Categories: Fiction

The Bank Street Peeper By Erma Odrach

Once in a blue moon a novel like this chances upon us. With its treasure trove of spellbinding characters, it redefines our view of ourselves and the world. Erma Odrach has written a classic for our era.

The events in The Bank Street Peeper are set in Toronto, but they defy the constrictions of time and place. There is a richness in descriptive detail which makes them come alive. If at first taken aback by Reginald’s voyeurism, a sort of game he engages in to heal his grief of loneliness, as we inch towards the end of the book, we are worrying for his well-being and cheering for his ultimate happiness. With his more than ample share of tragic flaws and foibles, through the author’s deft illustration of human character, Reginald Rutley will forever hold a special place in our hearts.

Everything on Bank Street has an organic feel to it. It all seems so real. In closing the last
page of the story, we don’t feel sad as we usually would when coming to the end of a book. Instead, we are overtaken by a sense of contentment and gratitude for Reginald’s turn of events.

If we close our eyes, we can imagine all the people living on Bank Street, in their respective
houses we got to know so well through the eyes of Reginald’s nightly peeping. It all comes to life as we remember it: the street signs, the bushes, the gardens and lawns, the red brick Victorian houses with their old porches, the little old specialty shops, the moon and stars by night, the sun, mists and rains by day, and of course all the people, like us, each with their own story. And it is here that this novel surpasses the ordinary. Each woman, man and child in the book, if at first believing themselves to be much luckier than Reginald, are cast by destiny in life circumstances often similar or worse than his. This is perhaps what gives his voyeurism its edge. No one is absolved from life’s griefs. No matter how things appear on the outside, we are all struggling with something. Reginald is not alone in his pain, although he believes that. He is like all of us. He is us. We are all human and imperfect, after all.

This novel has been likened to a fairy tale or a Fellini movie. Indeed, it is a beautifully written,
dream-like, captivating story that will live on in our imaginations long after we have put the
book down. Kudos Erma Odrach for this eloquent tour de force.

Erma Odrach is an author and literary translator living in Canada. Alaska or Bust and Other Stories was published by Crimson Cloak Publishing, Missouri, 2017. Her translation of the novel Wave of Terror (by her late father, Theodore Odrach, dealing with the Stalinist occupation, WWII) was published by Chicago Review Press, 2008. Her translation of the Village Teacher and Other Stories, also by her father, was published by Glagoslav Publications, 2022. She won an honourable mention from the Translation Center at Columbia University for a book of stories. Her work has appeared in magazines such as Connecticut Review, Scrivener, The New Quarterly, Antigonish Review, Yukon, North of Ordinary, Penguin Book of Christmas Stories (ed. Alberto Manguel), Translation – Columbia Univ. and many more.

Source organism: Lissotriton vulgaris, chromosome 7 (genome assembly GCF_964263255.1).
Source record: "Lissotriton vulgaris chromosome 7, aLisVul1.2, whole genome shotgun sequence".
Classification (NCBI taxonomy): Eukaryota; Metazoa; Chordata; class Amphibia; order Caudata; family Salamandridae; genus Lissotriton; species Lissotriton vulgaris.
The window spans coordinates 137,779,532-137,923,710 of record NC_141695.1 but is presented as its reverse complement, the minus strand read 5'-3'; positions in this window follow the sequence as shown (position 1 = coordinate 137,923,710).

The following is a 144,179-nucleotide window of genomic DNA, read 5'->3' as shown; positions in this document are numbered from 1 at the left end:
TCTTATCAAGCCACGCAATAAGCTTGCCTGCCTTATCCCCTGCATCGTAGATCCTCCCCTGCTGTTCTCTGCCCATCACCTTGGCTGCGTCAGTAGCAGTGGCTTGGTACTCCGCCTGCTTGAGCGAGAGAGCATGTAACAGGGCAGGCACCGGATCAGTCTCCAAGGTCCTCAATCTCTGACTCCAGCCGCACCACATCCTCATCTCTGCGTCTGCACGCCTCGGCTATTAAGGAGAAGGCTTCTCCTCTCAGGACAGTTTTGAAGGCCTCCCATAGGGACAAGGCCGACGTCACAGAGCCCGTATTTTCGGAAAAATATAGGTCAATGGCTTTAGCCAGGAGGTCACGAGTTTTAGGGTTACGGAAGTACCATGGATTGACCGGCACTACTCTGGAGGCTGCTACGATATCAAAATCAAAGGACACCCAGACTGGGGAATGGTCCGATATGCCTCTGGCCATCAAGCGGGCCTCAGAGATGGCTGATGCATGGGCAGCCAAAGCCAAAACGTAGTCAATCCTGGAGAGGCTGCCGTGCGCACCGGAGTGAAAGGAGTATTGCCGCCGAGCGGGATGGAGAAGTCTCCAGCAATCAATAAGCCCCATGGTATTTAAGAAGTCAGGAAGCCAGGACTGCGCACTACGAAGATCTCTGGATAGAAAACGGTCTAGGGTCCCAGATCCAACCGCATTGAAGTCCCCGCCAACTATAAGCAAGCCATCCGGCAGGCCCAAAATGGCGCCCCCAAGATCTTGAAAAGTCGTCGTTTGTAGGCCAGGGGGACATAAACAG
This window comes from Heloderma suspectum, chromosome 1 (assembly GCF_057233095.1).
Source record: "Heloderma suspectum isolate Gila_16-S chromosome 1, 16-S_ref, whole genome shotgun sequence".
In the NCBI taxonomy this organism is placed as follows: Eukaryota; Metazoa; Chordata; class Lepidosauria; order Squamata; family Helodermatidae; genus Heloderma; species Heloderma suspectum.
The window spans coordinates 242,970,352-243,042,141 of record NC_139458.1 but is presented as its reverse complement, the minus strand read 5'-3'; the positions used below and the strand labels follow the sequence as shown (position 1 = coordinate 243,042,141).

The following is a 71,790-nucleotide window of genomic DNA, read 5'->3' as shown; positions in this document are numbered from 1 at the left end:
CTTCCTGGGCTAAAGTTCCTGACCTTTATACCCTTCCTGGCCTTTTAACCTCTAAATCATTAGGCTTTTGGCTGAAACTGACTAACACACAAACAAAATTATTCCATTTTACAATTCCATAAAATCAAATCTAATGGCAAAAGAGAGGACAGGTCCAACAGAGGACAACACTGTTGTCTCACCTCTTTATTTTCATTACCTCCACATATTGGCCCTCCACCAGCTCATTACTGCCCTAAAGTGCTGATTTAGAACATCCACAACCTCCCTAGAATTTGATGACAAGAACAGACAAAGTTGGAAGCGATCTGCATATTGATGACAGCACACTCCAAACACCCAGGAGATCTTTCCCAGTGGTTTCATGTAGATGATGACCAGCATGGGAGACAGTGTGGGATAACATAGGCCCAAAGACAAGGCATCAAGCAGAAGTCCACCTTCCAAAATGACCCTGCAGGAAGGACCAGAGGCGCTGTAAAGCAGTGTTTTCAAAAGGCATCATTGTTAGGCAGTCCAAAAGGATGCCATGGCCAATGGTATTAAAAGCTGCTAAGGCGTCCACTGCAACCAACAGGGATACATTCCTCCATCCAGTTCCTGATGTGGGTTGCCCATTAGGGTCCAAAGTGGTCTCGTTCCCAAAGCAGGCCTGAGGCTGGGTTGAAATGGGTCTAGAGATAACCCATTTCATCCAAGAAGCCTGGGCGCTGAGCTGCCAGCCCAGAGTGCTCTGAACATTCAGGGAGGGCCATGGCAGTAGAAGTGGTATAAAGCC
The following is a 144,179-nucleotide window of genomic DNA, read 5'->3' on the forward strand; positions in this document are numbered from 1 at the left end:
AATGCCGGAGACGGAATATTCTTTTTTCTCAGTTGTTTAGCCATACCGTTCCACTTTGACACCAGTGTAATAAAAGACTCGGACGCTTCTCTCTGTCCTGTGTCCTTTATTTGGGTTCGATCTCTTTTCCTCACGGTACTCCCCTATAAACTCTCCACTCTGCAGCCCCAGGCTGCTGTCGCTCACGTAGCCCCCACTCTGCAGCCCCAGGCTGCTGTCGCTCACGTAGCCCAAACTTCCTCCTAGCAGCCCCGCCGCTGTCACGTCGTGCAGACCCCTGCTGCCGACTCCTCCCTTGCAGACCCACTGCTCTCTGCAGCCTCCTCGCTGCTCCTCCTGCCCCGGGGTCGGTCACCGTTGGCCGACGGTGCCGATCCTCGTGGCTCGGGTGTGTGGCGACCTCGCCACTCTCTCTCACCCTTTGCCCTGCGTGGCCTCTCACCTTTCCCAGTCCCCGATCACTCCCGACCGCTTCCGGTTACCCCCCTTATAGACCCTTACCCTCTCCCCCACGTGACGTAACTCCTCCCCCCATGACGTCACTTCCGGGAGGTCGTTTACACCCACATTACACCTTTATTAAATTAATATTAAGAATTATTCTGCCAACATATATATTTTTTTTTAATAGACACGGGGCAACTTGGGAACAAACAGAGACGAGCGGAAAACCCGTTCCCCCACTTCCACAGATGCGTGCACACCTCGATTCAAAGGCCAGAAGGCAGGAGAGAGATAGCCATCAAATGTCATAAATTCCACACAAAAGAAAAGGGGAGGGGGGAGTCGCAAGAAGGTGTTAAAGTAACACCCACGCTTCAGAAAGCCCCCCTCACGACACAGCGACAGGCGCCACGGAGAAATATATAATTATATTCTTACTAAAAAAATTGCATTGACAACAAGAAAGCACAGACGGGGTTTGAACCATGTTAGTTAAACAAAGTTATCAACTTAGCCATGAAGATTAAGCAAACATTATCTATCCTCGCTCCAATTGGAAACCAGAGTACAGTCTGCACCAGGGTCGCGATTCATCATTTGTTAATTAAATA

• Publisher ‏ : ‎ Adelaide Books (Nov. 19 2021)
  • Language ‏ : ‎ English
  • Paperback ‏ : ‎ 304 pages
  • ISBN-10 ‏ : ‎ 1955196834
  • ISBN-13 ‏ : ‎ 978-1955196833
Josie Di Sciascio-Andrews

Josie Di Sciascio-Andrews is a poet, author, teacher and host & coordinator of the Oakville Literary Cafe Series. Her latest book of poems, Meta Stasis, was released in July 2021 by Mosaic Press. Her collection of local poems and photography, Sunrise Over Lake Ontario, was launched in 2019. Her previous poetry publications include: Sea Glass, The Whispers of Stones, The Red Accordion, Letters from the Singularity and A Jar of Fireflies. Josie’s poetry has been shortlisted for the Malahat Review’s Open Season Award, Descant’s Winston Collins Prize, The Canada Literary Review, The Eden Mills Literary Contest and The Henry Drummond Poetry Prize. Her poetry has won first place in Arborealis Anthology Contest of The Ontario Poetry Society and in Big Pond Rumours Literary E-Zine. Some of her poems feature on The Niagara Falls Poetry website. One of her pieces was included by Priscila Uppal in Another Dysfunctional Cancer Poem Anthology, Mansfield Press, in 2018, rated by Chatelaine Magazine as one of the best Canadian poetry books of 2018. Josie is the author of two non-fiction books: How the Italians Created Canada (the contribution of Italians to the Canadian socio-historical landscape) and In the Name of Hockey ( a closer look at emotional abuse in boys’ sports.) Josie teaches workshops for Poetry in Voice and for Oakville Galleries. She writes and lives in Oakville, Ontario.

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